eSIM: Actually Works
When I jetted out of Newark at Halloween 2019, I didn’t expect it to be three years before I made it back to the USA, but there was this virus that went round…
Anyway, ApacheCon is back in person, which brings me to New Orleans. As per usual it turns out to be cheaper to fly out the weekend before anyway, so I’ve got some time to get my body clock adjusted and play the tourist. More on that in posts to come (maybe even some vlogging!) but first, let’s revisit an old favourite.
This being the 21st century, the intrepid modern traveller needs a data connection on their mobile phone in order to book taxis and restaurants, use maps, etc.
Since I use a cheap-as-chips pay monthly option in the UK, its international roaming prices are off the charts silly and not to be entertained.
Last time I was in the US, I purchased an actual physical SIM card. But today, I have one of the surprisingly few phones (Pixel 6a) which supports eSIM - so is this the end of paying too much, then paying too much for a SIM tray ejection tool, then losing the whole lot on the grubby floor of an airport terminal when you drop it because you’ve just come off a ten hour flight and a 30 minute immigration queue?
If I’d been really organised, I could have purchased and installed the eSIM from the comfort of my desk in the UK - after all, that’s part of the joys of separating this stuff from physical cards. But I wasn’t that organised, so while waiting for my suitcase to be unloaded from the plane, I hopped on some airport WiFi and did a hasty search.
holafly seem to be a good option, particularly for a shorter trip like this one. $19.99 for unlimited data for 5 days was close enough for my purposes - it doesn’t quite run to the full length of the trip, but I can subsist on hotel WiFi towards the end. It would have been nice to have a US phone number too for restaurant booking purposes, but the data is the main thing.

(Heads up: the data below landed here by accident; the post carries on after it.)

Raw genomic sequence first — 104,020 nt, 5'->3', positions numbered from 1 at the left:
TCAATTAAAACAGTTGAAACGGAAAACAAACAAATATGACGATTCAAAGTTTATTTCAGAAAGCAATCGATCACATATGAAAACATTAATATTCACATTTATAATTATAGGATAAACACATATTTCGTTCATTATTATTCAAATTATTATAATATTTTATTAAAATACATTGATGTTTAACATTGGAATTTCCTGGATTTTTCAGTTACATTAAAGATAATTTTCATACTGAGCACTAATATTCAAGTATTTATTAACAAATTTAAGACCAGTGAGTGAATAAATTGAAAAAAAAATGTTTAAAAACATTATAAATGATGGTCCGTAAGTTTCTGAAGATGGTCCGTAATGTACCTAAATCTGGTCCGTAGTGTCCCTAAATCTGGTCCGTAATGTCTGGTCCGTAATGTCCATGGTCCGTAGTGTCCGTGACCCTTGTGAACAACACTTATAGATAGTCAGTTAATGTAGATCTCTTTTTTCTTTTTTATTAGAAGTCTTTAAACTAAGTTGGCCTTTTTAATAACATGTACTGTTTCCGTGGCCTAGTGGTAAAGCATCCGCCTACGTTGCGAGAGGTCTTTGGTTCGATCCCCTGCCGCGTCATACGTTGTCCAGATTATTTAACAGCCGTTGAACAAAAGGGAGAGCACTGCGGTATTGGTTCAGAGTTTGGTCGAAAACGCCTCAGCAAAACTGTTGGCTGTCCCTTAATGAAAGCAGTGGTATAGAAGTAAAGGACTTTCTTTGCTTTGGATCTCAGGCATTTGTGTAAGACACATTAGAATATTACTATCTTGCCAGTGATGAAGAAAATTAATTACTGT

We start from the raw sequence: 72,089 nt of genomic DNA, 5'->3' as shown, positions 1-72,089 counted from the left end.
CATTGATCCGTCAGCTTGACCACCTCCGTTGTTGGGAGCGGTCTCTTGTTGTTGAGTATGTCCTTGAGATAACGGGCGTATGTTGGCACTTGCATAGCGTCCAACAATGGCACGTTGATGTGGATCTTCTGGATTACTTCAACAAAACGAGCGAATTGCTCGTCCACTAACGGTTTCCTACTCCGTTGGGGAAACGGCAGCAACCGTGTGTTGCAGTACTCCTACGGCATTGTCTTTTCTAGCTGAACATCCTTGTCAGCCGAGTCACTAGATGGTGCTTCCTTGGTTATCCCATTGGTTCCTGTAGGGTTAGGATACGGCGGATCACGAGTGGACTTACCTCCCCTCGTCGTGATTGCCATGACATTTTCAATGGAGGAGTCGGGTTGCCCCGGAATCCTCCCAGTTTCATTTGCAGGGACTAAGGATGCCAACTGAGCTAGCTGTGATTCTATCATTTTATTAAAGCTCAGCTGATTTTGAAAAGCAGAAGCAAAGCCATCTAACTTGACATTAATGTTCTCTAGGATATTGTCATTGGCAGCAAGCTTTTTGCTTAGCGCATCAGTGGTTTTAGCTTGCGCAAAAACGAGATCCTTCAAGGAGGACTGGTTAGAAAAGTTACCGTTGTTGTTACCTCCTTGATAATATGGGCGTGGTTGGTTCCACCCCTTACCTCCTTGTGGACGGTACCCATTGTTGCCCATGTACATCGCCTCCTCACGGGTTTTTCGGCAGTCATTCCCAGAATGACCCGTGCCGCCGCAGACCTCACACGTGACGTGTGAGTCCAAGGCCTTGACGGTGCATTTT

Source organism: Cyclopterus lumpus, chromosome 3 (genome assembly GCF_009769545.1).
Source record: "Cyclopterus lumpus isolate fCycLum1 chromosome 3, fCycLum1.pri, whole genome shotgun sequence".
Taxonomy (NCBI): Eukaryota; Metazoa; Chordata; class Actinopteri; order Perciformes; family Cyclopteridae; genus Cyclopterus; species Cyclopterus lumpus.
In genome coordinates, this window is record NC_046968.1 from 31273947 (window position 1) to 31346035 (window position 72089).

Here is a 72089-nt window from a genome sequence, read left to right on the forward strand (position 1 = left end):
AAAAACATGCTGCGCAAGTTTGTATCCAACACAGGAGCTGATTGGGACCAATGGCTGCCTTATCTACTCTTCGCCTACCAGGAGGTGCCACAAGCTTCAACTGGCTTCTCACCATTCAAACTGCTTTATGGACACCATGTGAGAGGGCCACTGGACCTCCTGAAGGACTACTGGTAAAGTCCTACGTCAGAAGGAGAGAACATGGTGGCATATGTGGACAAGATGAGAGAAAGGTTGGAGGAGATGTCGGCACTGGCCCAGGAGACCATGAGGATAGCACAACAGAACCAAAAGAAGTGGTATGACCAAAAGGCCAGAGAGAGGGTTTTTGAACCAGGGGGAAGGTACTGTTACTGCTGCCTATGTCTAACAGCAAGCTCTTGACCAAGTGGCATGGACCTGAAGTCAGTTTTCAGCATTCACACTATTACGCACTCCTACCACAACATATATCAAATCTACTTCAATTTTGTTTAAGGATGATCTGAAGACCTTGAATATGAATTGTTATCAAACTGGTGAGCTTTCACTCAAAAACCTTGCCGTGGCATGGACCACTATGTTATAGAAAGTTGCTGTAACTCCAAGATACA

I managed to complete the purchase while holding my phone in one hand and a corporate credit card in the other - all pretty smooth - and was then e-mailed a QR code to scan with the settings app on my phone. Unfortunately, nothing seems to make provision for scanning from an e-mail on the phone itself - they assume you’re the organised person doing all this in advance.
I therefore whipped out my work laptop for the sole purpose of displaying the QR code, scanning it, and bam - a fairly usable data connection:
I was later e-mailed a bunch of codes and settings which I could have keyed into the phone by hand, but surely there ought to be a way to make it all Just Work on the device itself?
Set-up niggle aside, this appears to be the answer, and a quantum leap over the old ways - in value for money as well as convenience. Next time I’m here, I might cast the net a little wider and see if I can get a US phone number as well as a data connection.